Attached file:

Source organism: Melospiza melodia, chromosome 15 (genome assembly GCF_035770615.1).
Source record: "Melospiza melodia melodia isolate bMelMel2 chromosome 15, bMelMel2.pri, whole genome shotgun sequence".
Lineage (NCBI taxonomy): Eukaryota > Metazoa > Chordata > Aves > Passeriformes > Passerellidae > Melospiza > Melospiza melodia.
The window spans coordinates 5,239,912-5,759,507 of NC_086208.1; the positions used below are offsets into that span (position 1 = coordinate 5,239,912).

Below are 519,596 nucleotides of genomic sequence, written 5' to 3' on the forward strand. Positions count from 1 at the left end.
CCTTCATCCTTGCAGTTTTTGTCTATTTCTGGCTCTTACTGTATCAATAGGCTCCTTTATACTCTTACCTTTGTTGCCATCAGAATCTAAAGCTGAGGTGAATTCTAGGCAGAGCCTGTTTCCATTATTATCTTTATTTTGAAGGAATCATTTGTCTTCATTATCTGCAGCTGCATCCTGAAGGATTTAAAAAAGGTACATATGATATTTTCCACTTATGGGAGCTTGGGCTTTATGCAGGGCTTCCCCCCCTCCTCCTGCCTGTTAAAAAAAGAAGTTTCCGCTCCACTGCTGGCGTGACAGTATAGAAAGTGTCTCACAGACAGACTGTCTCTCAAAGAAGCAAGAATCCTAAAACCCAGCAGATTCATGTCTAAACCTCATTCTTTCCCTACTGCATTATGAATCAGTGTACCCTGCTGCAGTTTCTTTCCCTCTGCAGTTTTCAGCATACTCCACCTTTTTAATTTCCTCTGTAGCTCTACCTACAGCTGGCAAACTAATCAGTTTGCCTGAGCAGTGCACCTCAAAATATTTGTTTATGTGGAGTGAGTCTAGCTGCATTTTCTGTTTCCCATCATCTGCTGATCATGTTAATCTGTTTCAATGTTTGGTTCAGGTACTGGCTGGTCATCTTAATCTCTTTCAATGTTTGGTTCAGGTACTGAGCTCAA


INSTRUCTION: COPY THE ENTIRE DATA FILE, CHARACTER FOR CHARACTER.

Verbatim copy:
Source organism: Melospiza melodia, chromosome 15 (genome assembly GCF_035770615.1).
Source record: "Melospiza melodia melodia isolate bMelMel2 chromosome 15, bMelMel2.pri, whole genome shotgun sequence".
Lineage (NCBI taxonomy): Eukaryota > Metazoa > Chordata > Aves > Passeriformes > Passerellidae > Melospiza > Melospiza melodia.
The window spans coordinates 5,239,912-5,759,507 of NC_086208.1; the positions used below are offsets into that span (position 1 = coordinate 5,239,912).

Below are 519,596 nucleotides of genomic sequence, written 5' to 3' on the forward strand. Positions count from 1 at the left end.
CCTTCATCCTTGCAGTTTTTGTCTATTTCTGGCTCTTACTGTATCAATAGGCTCCTTTATACTCTTACCTTTGTTGCCATCAGAATCTAAAGCTGAGGTGAATTCTAGGCAGAGCCTGTTTCCATTATTATCTTTATTTTGAAGGAATCATTTGTCTTCATTATCTGCAGCTGCATCCTGAAGGATTTAAAAAAGGTACATATGATATTTTCCACTTATGGGAGCTTGGGCTTTATGCAGGGCTTCCCCCCCTCCTCCTGCCTGTTAAAAAAAGAAGTTTCCGCTCCACTGCTGGCGTGACAGTATAGAAAGTGTCTCACAGACAGACTGTCTCTCAAAGAAGCAAGAATCCTAAAACCCAGCAGATTCATGTCTAAACCTCATTCTTTCCCTACTGCATTATGAATCAGTGTACCCTGCTGCAGTTTCTTTCCCTCTGCAGTTTTCAGCATACTCCACCTTTTTAATTTCCTCTGTAGCTCTACCTACAGCTGGCAAACTAATCAGTTTGCCTGAGCAGTGCACCTCAAAATATTTGTTTATGTGGAGTGAGTCTAGCTGCATTTTCTGTTTCCCATCATCTGCTGATCATGTTAATCTGTTTCAATGTTTGGTTCAGGTACTGGCTGGTCATCTTAATCTCTTTCAATGTTTGGTTCAGGTACTGAGCTCAA